Home Divorce Child Custody Laws in North Carolina

Child Custody Laws in North Carolina

Child Custody Laws in North Carolina



North Carolina’s commitment to the well-being of children and parents is evident in the changes made to its child custody laws over the past decade. The following key updates from 2013 to 2023 highlight the state’s dedication to modernizing its child custody regulations:

2013 – Best Interests Focus:

   – North Carolina reinforces the child’s best interests as the primary consideration in custody determinations.

2014 – Parenting Plans Requirement:

   – Introduction of mandatory parenting plans outlining custody arrangements, visitation, and decision-making responsibilities.

2015 – Shared Custody Emphasis:

   – Emphasis on shared custody arrangements to promote the active involvement of both parents.

2016 – Domestic Violence Consideration:

   – North Carolina includes domestic violence history as a significant factor in custody decisions.

2017 – Child’s Wishes Considered:

   – Courts start considering the child’s preferences as a factor in custody determinations.

2018 – Mental Health Assessment:

   – Introduction of mental health assessments when relevant to parental fitness and child well-being.

2019 – Relocation Guidelines:

   – Establishment of guidelines to address parental relocations and their impact on existing custody arrangements.

2020 – Co-Parenting Education:

   – Requirement for parents to attend co-parenting education classes to enhance communication and cooperation.

2021 – Grandparent Visitation Rights:

   – Enhancement of grandparent visitation rights when it’s in the child’s best interests.

2022 – Technology’s Role in Parenting:

   – North Carolina addresses the use of technology in co-parenting and its effects on child well-being.

2023 – Mediation Promotion:

   – Promotion of mediation as a method to resolve custody disputes amicably.

These changes reflect North Carolina’s ongoing commitment to ensuring the best interests of children and promoting positive parent-child relationships through its evolving child custody laws.

Guide to Child Custody Laws in North Carolina

One of the most difficult aspects of separation and divorce is splitting of parenting responsibilities.  Custody disputes can be hard on parents and children, so it is important for North Carolina parents involved in custody disputes to be well aware of the child custody laws in North Carolina.  This guide will help you understand the factors that North Carolina courts use when making custody determinations.  By the end of this guide, you will have a better understanding of child custody laws in North Carolina and be able to do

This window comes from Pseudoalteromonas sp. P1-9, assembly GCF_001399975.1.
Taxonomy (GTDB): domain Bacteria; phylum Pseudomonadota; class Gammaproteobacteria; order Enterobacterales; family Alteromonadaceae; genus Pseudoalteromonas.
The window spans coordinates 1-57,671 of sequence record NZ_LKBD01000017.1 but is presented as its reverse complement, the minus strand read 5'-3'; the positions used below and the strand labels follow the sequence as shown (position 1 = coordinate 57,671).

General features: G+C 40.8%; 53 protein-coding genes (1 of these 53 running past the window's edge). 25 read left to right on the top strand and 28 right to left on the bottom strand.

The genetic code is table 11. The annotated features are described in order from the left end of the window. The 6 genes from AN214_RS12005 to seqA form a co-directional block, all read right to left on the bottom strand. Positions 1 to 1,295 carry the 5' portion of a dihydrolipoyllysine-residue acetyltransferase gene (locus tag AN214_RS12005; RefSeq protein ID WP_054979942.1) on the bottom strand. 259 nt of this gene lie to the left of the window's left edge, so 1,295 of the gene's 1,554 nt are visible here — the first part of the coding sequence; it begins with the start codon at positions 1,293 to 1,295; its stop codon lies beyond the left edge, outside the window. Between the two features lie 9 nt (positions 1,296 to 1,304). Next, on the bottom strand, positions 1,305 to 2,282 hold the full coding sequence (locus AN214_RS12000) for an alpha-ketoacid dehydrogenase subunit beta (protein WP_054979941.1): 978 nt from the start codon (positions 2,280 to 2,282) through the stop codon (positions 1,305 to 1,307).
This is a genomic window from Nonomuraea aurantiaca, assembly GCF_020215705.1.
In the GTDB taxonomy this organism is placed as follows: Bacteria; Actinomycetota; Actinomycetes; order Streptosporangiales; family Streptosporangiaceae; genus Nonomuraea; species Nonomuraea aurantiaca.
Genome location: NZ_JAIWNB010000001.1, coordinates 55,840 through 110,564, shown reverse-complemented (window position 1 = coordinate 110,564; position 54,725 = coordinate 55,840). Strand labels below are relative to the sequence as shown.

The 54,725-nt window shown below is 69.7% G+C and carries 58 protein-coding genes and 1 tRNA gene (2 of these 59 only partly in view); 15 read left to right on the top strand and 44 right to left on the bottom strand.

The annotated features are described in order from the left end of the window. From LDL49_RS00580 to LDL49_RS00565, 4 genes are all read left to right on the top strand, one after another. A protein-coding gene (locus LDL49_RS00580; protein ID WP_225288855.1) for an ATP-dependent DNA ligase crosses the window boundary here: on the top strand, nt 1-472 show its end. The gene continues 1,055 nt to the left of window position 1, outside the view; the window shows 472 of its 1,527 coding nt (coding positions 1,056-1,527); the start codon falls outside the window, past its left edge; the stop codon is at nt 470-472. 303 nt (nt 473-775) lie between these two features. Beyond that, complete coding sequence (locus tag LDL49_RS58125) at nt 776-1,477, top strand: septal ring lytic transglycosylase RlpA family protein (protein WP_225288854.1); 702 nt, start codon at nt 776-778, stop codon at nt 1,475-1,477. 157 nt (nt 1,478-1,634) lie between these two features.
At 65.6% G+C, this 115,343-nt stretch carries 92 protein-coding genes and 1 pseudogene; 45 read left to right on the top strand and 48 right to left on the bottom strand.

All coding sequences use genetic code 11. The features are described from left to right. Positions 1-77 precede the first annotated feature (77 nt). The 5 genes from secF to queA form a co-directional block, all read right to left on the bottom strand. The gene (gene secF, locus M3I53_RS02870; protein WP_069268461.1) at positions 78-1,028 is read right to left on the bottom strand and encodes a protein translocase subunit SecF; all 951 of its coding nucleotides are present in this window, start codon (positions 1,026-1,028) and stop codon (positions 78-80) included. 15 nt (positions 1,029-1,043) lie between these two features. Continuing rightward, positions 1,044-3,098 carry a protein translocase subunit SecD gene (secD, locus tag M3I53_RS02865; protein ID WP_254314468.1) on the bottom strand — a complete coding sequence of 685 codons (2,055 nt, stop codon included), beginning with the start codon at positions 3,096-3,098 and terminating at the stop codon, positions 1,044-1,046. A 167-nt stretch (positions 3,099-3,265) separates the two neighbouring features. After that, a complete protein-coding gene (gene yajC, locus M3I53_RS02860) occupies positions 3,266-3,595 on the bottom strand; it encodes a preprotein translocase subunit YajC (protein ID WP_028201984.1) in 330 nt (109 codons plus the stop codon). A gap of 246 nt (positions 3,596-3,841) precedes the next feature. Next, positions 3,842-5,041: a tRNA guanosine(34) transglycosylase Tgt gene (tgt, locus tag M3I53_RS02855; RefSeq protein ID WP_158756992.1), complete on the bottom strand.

Can Children Decide?

In some states, children over a particular age are allowed to decide which parent they will live with.  Child custody laws in North Carolina do allow for children of “sufficient age to exercise discretion” to have their opinions be given “considerable weight” by the court.  However, this does not mean that a child’s determination is final.  Judges are permitted to place a child with either parent depending on the overall best interest of the child, with the child’s wishes as only one factor considered under child custody laws in North Carolina.

Parenting Plans and Mediation

The court system in North Carolina believes that most of the time, children are better served when parents come to an agreement about child custody issues.  Because of this, the state encourages parents to work together to develop a parenting plan that addresses any custody disputes.  This is sometimes developed voluntarily by parents who can cooperate to divide their parenting responsibilities fairly.

However, some parents find negotiation very challenging.  If it has been difficult for you or your spouse to agree on some aspect of child custody, you may be ordered by the court to attend mediation.  This is a much less formal process than a court hearing and allows both spouses to work out a deal with a neutral, third-party mediator advising and helping in the negotiation process.  Courts approve almost all parenting plans, though judges do have a right to modify or deny a parenting plan if it does not appear to be in the best interests of the child.

Shared Custody

Child custody laws in North Carolina refer to “shared custody,” rather than “joint custody.”  If parents are awarded shared custody, they will share time with their child based on their parenting plan.  Sometimes, this shared custody will split a child’s time evenly between parents, but other times, one parent will be awarded primary residential custody, and parents will share equally in legal custody (decisions about education, religion, and healthcare).

Exclusive Custody

Instead of calling custody by one parent “sole custody,” child custody laws in North Carolina call it “exclusive custody.”  If one parent is awarded exclusive custody, they will have the right to make all determinations about a child’s health and well-being, including educational and religious decisions.  A parent who is awarded exclusive custody does not have to consult the child’s other parent about any choices made on behalf of the child.